The Cubs are almost the opposite of Milwaukee. They don’t hit a lot of home runs and the rotation has been less-than-stellar, posting a 4.53 ERA. If not for some fine work by a bullpen that boasts four pitchers with sub-2.00 ERAs and at least 10 appearances, the idea of hitting that 75½-win mark would be laughable.

There are some potential fixes here. Veteran Wade Miley, who very quietly has posted a 31-15 mark and a 3.46 ERA since 2018 (excluding a stunted 2020 campaign), recently returned from the IL and posted quality starts in two of his first three outings. And Justin Steele is emerging as a soft-contact specialist – he tops qualified pitchers with the lowest percentage of barrels per plate appearance (0.7%).

The Cubs have cost bettors a good amount thus far, losing $474 on the year for weighted $100 bets. And they may cost bettors who liked them to win 76 games or more. But if Miley and Steele can continue their trajectory and get some comparable results from veterans Kyle Hendricks and Marcus Stroman, the staff could round into form.

It still may not be enough for Chicago to be a profitable team the rest of the way.

Pittsburgh Pirates

The best thing you can say about Pittsburgh is that they are in position to snap a string of three straight last-place finishes. And they may make some money for those that took the over on their 64½ win projection, as they are now on target for 67.

Don’t hold your breath, the schedule holds no favors from here on out. They play the seventh-most difficult slate the rest of the way, with the usual collection of games against Milwaukee and St. Louis, as well as seven vs the New York Mets, an upcoming six-game road trip vs the Los Angeles Dodgers and San Diego, plus a host of contests against the powerful AL East.

This team can’t hit. The lowest-scoring team in the majors last season is 29th in 2022, saved from last place by only the lowly Detroit Tigers. This team can’t pitch. The squad with the worst ERA in the majors last season has a rotation in 2022 that is 2-18 with a 5.25 mark.

Pittsburgh’s expected win-loss record is 11-30, which is, the worst in the majors. The Pirates have cost $100 daily bettors more than $300 in losses, and anyone sticking with them while their results normalize could be in for some painful summer nights.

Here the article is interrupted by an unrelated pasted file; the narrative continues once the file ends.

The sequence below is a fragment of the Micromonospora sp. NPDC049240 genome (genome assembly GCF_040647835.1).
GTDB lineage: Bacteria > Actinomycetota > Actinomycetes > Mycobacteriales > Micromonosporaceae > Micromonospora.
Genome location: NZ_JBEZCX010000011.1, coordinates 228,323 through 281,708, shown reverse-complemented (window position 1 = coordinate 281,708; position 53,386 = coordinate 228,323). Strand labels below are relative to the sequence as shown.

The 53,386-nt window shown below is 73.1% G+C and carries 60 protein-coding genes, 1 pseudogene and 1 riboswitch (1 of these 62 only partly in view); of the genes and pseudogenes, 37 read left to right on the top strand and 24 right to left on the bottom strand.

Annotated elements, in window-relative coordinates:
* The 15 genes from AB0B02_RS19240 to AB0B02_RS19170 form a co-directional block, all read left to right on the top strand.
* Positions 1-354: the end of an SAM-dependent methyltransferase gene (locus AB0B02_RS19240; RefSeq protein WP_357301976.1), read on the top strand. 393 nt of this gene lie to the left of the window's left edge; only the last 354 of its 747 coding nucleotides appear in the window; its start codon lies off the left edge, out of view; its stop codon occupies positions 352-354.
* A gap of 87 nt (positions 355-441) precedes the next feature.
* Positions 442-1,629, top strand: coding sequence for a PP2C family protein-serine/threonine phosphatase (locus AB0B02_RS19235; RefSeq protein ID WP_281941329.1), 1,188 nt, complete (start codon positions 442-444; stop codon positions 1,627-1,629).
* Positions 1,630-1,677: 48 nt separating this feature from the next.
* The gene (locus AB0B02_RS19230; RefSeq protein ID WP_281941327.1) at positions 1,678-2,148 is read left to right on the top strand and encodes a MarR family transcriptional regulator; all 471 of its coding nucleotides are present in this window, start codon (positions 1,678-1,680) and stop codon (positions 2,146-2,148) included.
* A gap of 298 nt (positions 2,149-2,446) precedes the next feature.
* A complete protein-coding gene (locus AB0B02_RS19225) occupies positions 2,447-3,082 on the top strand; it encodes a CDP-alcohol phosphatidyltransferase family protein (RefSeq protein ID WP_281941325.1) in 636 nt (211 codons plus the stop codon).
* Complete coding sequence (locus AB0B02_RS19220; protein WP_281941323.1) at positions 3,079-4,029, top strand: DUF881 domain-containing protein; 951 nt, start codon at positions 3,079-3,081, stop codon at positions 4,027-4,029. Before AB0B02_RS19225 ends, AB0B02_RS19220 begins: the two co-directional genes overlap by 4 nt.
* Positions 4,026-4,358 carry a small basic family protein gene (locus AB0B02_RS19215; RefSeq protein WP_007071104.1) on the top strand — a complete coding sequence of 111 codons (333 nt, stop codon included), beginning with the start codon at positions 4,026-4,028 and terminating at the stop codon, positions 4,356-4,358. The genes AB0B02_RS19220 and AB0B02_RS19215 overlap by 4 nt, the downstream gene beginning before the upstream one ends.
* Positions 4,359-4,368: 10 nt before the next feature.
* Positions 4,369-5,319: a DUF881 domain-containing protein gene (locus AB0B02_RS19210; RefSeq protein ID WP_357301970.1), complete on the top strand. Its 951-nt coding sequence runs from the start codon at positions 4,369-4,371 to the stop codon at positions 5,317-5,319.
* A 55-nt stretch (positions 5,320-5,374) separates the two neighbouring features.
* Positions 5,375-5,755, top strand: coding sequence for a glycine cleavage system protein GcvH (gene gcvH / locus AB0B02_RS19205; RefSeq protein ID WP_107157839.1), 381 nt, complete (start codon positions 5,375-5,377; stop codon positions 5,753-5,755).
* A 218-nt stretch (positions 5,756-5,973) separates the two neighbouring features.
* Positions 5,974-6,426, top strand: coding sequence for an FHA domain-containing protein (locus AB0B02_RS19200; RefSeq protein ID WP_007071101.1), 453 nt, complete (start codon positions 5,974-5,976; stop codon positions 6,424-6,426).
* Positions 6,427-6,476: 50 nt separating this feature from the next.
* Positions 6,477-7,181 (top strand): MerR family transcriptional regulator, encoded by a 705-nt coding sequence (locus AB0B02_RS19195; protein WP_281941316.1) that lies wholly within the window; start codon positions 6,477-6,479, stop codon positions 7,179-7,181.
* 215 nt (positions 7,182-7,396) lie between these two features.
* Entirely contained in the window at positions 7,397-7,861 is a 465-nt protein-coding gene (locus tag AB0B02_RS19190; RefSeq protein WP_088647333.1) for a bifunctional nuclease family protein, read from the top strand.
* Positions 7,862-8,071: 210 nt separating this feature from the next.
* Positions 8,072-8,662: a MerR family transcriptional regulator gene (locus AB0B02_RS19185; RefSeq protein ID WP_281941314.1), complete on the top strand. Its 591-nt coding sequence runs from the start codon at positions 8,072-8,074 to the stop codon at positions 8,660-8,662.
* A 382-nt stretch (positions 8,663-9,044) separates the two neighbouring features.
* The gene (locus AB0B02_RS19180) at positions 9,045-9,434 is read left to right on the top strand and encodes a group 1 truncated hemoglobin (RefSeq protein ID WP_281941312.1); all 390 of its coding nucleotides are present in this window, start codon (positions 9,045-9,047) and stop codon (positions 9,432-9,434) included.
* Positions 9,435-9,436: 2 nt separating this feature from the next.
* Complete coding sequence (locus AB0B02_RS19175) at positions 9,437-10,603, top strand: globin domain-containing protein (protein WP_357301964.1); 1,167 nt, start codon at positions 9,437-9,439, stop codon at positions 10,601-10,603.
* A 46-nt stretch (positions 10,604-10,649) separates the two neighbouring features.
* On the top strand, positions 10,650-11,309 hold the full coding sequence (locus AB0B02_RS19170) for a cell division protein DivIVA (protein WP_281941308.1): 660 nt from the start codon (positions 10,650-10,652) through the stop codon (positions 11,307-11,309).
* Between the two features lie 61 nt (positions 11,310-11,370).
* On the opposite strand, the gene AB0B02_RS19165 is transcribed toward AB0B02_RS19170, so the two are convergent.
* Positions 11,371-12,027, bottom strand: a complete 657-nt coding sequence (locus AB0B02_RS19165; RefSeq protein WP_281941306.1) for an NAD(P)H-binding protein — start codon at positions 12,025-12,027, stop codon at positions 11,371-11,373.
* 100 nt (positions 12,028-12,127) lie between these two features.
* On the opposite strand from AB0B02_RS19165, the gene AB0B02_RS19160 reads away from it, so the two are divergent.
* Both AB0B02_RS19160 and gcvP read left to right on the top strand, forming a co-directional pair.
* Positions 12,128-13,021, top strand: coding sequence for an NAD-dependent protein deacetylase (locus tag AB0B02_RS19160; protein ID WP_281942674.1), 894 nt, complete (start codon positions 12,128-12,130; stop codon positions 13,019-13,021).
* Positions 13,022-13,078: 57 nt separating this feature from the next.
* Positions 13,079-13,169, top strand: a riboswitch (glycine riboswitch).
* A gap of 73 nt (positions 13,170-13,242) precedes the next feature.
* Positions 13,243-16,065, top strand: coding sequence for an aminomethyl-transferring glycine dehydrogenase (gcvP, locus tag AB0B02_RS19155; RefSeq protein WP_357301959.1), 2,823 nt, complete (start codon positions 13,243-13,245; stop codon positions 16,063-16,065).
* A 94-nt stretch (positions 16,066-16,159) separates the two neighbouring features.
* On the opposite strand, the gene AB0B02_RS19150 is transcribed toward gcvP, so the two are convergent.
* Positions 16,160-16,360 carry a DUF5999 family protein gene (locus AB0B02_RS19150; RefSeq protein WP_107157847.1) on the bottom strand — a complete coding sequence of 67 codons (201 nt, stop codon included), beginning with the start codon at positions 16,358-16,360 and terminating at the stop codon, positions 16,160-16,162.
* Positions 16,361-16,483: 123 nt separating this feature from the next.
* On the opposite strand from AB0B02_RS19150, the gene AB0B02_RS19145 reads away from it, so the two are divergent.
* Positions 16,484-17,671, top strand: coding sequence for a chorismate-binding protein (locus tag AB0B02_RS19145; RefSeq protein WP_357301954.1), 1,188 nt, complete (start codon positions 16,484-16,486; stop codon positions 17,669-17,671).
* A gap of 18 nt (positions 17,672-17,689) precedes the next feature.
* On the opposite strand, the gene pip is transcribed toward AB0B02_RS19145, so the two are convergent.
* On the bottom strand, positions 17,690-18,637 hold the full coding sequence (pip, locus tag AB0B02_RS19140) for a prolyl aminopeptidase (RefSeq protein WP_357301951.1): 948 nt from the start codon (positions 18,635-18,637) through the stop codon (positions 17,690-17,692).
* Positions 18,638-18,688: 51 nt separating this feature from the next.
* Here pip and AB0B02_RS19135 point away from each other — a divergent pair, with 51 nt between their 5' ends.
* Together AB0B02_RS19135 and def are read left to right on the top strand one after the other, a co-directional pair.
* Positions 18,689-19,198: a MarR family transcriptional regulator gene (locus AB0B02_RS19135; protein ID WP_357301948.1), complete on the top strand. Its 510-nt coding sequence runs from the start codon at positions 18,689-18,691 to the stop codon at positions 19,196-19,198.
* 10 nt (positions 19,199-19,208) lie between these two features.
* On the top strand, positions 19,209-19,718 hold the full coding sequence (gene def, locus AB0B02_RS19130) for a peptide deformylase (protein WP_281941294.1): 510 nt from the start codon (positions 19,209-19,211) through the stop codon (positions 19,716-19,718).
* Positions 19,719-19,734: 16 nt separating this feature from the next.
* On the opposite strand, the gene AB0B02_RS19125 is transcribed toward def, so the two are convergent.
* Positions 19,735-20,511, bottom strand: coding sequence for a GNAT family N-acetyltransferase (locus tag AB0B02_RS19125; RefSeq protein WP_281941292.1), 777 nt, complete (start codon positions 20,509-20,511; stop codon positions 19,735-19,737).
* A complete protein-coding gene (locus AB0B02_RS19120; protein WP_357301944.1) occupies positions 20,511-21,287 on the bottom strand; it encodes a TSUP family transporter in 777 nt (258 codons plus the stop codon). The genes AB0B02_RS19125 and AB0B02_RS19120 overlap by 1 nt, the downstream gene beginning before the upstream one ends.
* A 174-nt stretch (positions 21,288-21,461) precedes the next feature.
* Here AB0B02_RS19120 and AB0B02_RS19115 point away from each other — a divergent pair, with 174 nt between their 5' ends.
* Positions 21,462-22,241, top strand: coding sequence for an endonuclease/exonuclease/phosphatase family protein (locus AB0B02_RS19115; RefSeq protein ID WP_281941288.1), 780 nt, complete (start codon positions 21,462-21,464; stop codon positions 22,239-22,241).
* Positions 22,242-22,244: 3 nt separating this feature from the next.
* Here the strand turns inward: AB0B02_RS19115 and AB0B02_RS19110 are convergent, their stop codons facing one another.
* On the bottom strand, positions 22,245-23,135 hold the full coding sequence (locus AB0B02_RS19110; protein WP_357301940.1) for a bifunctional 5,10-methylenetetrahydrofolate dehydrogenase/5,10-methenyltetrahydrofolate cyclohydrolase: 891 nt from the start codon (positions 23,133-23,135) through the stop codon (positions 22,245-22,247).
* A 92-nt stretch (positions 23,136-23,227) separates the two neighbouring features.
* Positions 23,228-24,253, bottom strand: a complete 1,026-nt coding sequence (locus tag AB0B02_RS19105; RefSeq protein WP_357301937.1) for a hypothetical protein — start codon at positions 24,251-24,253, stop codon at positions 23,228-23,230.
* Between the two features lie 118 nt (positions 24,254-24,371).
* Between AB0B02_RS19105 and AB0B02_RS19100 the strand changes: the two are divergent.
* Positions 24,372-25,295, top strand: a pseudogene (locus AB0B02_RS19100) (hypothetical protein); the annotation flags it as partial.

Cincinnati Reds

When the Reds had a fire sale moments after the lockout ended and club owner Phil Castellini posted, “Where are you gonna go?” to frustrated fans, it had the look of a real dumpster fire in Cincinnati. When the team endured a brutal 1-20 stretch that spanned parts of April and May, that fire seemed as if it had spread far beyond the bin out back.

All those that rushed to bet the under on a 73½-win projection have been whistling all the way to the bank, but they can’t get in line just yet. The Reds have suddenly put forth a 9-7 stretch that included a series win over Milwaukee at home, against Cleveland on the road, and hit the NL Central Quarterly Report in better shape.

The pitching has been so poor that there had to be a slight correction at some point. Veteran Luis Castillo is healthy again, rookie fireballer Hunter Greene is figuring some things out, and Tyler Mahle at least has a good track record.

That massive slump earlier in the year was the primary culprit in the Reds costing bettors an astonishing $1,148 on weighted $100 daily wagers, easily the most in the league. The +35000 odds to win the division reflect the getting-struck-by-lightning feel to such a scenario, but there could be some mildly competitive ball in Cincinnati this season, or at least fewer 1-20 stretches.